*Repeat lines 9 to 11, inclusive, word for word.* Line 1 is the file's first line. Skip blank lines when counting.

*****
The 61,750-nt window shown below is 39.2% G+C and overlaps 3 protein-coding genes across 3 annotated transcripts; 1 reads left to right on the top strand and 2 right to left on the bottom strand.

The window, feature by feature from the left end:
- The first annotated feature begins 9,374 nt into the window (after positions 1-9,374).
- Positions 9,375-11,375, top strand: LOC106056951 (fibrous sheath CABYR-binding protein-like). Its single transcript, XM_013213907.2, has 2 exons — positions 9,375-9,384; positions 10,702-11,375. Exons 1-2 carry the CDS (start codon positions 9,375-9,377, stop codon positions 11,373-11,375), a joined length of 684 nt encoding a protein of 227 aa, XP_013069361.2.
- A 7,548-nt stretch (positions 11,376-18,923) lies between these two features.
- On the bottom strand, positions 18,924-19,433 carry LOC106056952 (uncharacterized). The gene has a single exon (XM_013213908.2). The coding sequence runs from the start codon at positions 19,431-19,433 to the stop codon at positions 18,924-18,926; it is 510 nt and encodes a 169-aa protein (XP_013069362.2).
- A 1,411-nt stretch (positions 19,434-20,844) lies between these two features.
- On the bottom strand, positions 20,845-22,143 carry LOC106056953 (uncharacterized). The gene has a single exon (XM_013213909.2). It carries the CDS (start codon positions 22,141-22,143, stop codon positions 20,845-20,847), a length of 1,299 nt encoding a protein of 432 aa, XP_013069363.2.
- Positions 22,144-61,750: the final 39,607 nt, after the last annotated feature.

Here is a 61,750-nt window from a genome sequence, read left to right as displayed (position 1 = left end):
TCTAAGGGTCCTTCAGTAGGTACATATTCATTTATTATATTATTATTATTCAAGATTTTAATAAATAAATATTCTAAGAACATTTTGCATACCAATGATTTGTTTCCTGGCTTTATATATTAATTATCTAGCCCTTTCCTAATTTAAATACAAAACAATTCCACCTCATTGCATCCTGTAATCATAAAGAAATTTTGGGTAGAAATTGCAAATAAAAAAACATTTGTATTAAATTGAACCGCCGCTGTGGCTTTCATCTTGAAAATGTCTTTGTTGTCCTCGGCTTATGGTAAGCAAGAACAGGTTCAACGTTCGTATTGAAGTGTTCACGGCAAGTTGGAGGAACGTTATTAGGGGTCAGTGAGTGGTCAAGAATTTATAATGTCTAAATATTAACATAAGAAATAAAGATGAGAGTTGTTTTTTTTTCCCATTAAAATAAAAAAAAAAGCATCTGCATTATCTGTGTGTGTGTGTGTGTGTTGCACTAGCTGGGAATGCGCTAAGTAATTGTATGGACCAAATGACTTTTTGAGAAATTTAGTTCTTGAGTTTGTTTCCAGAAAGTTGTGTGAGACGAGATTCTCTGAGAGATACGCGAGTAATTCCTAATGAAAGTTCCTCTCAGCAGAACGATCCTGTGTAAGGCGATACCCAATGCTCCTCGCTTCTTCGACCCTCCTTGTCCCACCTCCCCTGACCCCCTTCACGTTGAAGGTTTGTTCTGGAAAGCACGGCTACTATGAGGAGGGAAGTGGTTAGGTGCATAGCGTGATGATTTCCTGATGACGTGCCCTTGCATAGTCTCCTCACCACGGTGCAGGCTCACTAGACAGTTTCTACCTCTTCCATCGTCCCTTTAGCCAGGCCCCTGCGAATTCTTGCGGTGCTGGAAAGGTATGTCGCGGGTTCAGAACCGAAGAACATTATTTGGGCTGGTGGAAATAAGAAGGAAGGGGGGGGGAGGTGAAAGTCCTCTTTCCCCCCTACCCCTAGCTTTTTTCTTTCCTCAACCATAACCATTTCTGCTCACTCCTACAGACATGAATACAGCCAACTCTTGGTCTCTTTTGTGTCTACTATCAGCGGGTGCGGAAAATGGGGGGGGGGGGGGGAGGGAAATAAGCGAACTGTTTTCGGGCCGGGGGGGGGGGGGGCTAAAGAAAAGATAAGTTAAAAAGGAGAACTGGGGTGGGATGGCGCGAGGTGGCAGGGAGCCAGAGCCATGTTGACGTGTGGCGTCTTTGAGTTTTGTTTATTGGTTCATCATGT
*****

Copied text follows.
- Positions 22,144-61,750: the final 39,607 nt, after the last annotated feature.

Here is a 61,750-nt window from a genome sequence, read left to right as displayed (position 1 = left end):
TCTAAGGGTCCTTCAGTAGGTACATATTCATTTATTATATTATTATTATTCAAGATTTTAATAAATAAATATTCTAAGAACATTTTGCATACCAATGATTTGTTTCCTGGCTTTATATATTAATTATCTAGCCCTTTCCTAATTTAAATACAAAACAATTCCACCTCATTGCATCCTGTAATCATAAAGAAATTTTGGGTAGAAATTGCAAATAAAAAAACATTTGTATTAAATTGAACCGCCGCTGTGGCTTTCATCTTGAAAATGTCTTTGTTGTCCTCGGCTTATGGTAAGCAAGAACAGGTTCAACGTTCGTATTGAAGTGTTCACGGCAAGTTGGAGGAACGTTATTAGGGGTCAGTGAGTGGTCAAGAATTTATAATGTCTAAATATTAACATAAGAAATAAAGATGAGAGTTGTTTTTTTTTCCCATTAAAATAAAAAAAAAAGCATCTGCATTATCTGTGTGTGTGTGTGTGTGTTGCACTAGCTGGGAATGCGCTAAGTAATTGTATGGACCAAATGACTTTTTGAGAAATTTAGTTCTTGAGTTTGTTTCCAGAAAGTTGTGTGAGACGAGATTCTCTGAGAGATACGCGAGTAATTCCTAATGAAAGTTCCTCTCAGCAGAACGATCCTGTGTAAGGCGATACCCAATGCTCCTCGCTTCTTCGACCCTCCTTGTCCCACCTCCCCTGACCCCCTTCACGTTGAAGGTTTGTTCTGGAAAGCACGGCTACTATGAGGAGGGAAGTGGTTAGGTGCATAGCGTGATGATTTCCTGATGACGTGCCCTTGCATAGTCTCCTCACCACGGTGCAGGCTCACTAGACAGTTTCTACCTCTTCCATCGTCCCTTTAGCCAGGCCCCTGCGAATTCTTGCGGTGCTGGAAAGGTATGTCGCGGGTTCAGAACCGAAGAACATTATTTGGGCTGGTGGAAATAAGAAGGAAGGGGGGGGGAGGTGAAAGTCCTCTTTCCCCCCTACCCCTAGCTTTTTTCTTTCCTCAACCATAACCATTTCTGCTCACTCCTACAGACATGAATACAGCCAACTCTTGGTCTCTTTTGTGTCTACTATCAGCGGGTGCGGAAAATGGGGGGGGGGGGGGGAGGGAAATAAGCGAACTGTTTTCGGGCCGGGGGGGGGGGGGGCTAAAGAAAAGATAAGTTAAAAAGGAGAACTGGGGTGGGATGGCGCGAGGTGGCAGGGAGCCAGAGCCATGTTGACGTGTGGCGTCTTTGAGTTTTGTTTATTGGTTCATCATGT